House lawmakers want to freeze bonuses for Senior Executive Service members at the General Services Administration for the next two years.
The House Transportation and Infrastructure Subcommittee on Economic Development, Public Buildings and Emergency Management today approved the Public Buildings Reform Act of 2012 to change the way GSA manages federal leases and to improve accountability and transparency from the agency. Subcommittee members passed the freeze on bonuses through 2014 in the wake of the continued frustration over GSA’s spending troubles.
“Chairman Mica and I have tried to craft common sense legislation that would reduce costs, improve oversight and management and ensure accountability in a way that will allow GSA to effectively carry out its mission,” said Denham, during his opening statement at the subcommittee markup.
The bill focuses on two main areas: PBS reforms and GSA-wide oversight.
The specific changes to PBS would reduce the agency’s workforce to 2008 levels, about a 10 percent cut.
It would require PBS to reduce its federal space inventory by 1 million square feet per year through 2016 and to offset any request for new space with an equivalent reduction of space through 2016.
The subcommittee also passed three amendments, including one to require GSA to take into account the full lifetime cost of a building before building or leasing them. Another amendment also wants to ensure GSA uses the most up-to-date building codes.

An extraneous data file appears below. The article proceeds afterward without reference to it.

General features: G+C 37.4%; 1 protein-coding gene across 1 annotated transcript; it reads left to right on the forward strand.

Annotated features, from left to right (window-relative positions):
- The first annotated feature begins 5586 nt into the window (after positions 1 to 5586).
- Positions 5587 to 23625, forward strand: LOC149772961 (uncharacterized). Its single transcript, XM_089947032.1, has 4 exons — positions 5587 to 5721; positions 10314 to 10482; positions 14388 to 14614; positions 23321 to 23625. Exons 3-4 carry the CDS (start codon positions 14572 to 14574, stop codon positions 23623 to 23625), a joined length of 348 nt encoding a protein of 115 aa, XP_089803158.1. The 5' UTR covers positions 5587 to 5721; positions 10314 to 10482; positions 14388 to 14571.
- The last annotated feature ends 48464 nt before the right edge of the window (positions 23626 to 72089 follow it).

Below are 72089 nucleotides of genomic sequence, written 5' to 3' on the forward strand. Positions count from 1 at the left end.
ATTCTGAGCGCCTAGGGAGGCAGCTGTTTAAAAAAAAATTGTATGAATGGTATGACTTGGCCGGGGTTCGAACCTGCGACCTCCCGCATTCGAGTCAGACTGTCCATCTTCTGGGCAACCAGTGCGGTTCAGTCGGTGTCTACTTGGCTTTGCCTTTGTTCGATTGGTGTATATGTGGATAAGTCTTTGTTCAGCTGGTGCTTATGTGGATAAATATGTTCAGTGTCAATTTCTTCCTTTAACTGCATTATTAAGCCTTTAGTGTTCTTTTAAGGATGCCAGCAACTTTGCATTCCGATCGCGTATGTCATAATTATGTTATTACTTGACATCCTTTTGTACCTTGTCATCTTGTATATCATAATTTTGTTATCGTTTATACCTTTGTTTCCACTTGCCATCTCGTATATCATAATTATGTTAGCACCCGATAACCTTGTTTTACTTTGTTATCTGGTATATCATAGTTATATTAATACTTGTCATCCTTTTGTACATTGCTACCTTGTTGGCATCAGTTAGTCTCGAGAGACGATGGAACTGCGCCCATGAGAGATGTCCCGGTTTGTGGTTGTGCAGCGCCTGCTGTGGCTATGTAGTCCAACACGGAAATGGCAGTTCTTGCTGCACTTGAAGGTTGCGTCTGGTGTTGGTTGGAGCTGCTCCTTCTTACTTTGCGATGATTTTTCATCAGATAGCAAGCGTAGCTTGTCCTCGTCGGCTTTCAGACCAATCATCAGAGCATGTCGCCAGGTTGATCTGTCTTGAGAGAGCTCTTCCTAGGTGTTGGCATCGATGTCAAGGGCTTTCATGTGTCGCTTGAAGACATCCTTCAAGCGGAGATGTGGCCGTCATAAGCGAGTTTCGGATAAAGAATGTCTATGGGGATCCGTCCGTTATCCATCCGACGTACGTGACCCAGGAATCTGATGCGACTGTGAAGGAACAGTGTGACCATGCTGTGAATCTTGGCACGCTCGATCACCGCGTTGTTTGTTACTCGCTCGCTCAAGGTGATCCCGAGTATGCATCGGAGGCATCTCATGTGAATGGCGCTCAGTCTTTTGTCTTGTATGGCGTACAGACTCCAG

“Rather than considering just the upfront costs, GSA should consider the total lifecycle cost of ownership of their buildings, which will improve performance and save money in the long term,” said Rep. Russ Carnahan (D-Mo.), who sponsored the provision. “This amendment requires GSA, when building new buildings, to use lifecycle cost analysis of the overall spending on design, construction, operations and maintenance.”
Beyond the PBS provisions, the bill would prohibit SES members from receiving extra money based on performance reviews. GSA acting administrator Dan Tangherlini already cut by 85 percent the number of bonuses for SES through 2013.
The legislation would require GSA to report to committee 30 days before entering into any agreements for a conference involving the Public Buildings Service.
It would require GSA to submit to Capitol Hill detailed budgets of administrative costs, including salaries, bonuses, travel, training and conferences. Among the other things, the bill would restore congressional oversight of large leases and property acquisitions, and require GSA to report to committee annually on a list of vacant properties and associated costs.
Carnahan said he was not pleased with how Denham pushed the bill through the subcommittee.
“Today’s bill was introduced roughly 24 hours ago and mandates significant changes in how PBS was supposed to operate, while simultaneously eliminating roughly 10 percent of their workforce,” he said. “I would’ve hoped members on this side of the aisle would’ve had time to review the bill and make recommendations about reforming GSA’s PBS prior to this time.”